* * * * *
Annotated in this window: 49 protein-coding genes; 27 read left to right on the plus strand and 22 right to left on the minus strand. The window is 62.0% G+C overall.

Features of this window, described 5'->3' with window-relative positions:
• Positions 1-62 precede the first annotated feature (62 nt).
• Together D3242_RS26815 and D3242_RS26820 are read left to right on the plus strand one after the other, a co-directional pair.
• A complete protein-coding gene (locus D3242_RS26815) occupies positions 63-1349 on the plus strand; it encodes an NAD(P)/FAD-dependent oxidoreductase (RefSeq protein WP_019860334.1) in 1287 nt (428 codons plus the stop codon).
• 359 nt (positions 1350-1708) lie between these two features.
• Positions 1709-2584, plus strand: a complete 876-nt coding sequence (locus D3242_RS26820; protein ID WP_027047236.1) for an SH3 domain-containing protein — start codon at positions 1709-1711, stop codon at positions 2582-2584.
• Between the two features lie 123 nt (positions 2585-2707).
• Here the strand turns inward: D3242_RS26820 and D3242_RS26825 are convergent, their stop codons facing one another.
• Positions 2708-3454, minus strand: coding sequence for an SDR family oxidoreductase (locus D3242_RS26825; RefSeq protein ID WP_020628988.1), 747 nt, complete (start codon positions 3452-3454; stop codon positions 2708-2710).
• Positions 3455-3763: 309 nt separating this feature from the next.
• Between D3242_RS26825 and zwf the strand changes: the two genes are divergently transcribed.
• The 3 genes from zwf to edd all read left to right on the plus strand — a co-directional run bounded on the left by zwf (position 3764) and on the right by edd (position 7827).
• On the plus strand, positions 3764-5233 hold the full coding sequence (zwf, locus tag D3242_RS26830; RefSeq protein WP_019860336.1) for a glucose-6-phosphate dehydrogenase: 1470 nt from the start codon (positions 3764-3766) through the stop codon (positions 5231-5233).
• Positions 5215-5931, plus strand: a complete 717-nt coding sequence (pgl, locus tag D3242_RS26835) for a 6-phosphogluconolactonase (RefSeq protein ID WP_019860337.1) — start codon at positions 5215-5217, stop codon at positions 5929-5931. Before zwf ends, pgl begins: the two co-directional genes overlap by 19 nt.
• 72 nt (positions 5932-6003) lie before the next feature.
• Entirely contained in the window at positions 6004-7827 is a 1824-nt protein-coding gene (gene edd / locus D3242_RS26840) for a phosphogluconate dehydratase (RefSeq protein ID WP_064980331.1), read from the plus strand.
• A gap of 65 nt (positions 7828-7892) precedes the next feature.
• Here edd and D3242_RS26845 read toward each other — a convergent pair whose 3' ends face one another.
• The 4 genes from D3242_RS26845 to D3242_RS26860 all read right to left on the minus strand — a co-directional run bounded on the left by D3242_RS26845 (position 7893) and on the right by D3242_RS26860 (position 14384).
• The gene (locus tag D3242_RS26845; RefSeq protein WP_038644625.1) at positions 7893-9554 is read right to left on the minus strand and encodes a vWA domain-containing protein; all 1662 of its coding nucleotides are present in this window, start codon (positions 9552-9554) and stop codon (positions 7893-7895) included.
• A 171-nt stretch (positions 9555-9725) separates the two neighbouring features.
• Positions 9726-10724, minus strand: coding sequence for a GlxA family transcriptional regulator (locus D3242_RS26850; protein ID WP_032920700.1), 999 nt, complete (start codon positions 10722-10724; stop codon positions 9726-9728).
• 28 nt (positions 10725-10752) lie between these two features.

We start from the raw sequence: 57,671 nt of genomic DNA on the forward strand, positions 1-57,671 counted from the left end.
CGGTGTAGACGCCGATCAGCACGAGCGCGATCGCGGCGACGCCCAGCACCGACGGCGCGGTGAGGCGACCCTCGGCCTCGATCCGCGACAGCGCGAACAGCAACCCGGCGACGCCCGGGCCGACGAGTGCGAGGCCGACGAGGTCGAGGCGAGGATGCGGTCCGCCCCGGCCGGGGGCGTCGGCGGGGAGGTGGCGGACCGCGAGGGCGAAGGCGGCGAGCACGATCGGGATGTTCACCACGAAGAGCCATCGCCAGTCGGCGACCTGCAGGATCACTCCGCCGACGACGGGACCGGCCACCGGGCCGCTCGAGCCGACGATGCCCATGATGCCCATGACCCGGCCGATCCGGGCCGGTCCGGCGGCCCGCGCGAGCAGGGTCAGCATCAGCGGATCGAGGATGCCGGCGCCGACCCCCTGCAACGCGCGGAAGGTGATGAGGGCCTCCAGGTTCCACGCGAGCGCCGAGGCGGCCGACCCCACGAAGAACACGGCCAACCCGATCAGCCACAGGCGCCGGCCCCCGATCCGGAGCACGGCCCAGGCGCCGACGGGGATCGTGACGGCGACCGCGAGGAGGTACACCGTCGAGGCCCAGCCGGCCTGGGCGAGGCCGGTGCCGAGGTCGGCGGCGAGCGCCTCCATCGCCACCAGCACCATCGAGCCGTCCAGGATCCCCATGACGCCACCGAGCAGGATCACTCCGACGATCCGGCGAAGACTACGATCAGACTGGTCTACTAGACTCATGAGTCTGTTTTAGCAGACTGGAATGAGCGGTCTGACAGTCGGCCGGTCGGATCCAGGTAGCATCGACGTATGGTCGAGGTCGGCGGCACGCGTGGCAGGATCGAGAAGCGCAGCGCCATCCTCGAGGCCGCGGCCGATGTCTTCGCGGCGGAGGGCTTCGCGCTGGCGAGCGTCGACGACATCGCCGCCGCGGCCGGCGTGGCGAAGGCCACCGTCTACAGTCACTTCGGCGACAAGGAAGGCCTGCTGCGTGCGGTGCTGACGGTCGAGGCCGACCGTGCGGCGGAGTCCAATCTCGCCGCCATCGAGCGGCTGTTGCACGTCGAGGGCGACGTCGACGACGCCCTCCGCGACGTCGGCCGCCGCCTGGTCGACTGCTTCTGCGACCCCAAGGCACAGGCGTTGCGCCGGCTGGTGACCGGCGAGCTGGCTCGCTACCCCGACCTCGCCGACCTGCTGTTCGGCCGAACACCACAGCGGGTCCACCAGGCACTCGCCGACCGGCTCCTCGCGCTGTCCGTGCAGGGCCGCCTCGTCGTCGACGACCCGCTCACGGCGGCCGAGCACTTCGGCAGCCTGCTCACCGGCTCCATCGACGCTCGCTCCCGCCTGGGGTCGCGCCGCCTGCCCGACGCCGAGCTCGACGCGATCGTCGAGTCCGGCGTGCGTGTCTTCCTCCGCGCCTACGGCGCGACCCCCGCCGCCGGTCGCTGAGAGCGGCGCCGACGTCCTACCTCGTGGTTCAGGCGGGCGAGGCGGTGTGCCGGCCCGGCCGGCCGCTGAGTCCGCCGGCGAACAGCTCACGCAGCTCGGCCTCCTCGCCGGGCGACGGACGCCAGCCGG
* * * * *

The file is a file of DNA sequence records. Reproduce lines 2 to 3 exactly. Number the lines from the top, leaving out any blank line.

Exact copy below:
Features of this window, described 5'->3' with window-relative positions:
• Positions 1-62 precede the first annotated feature (62 nt).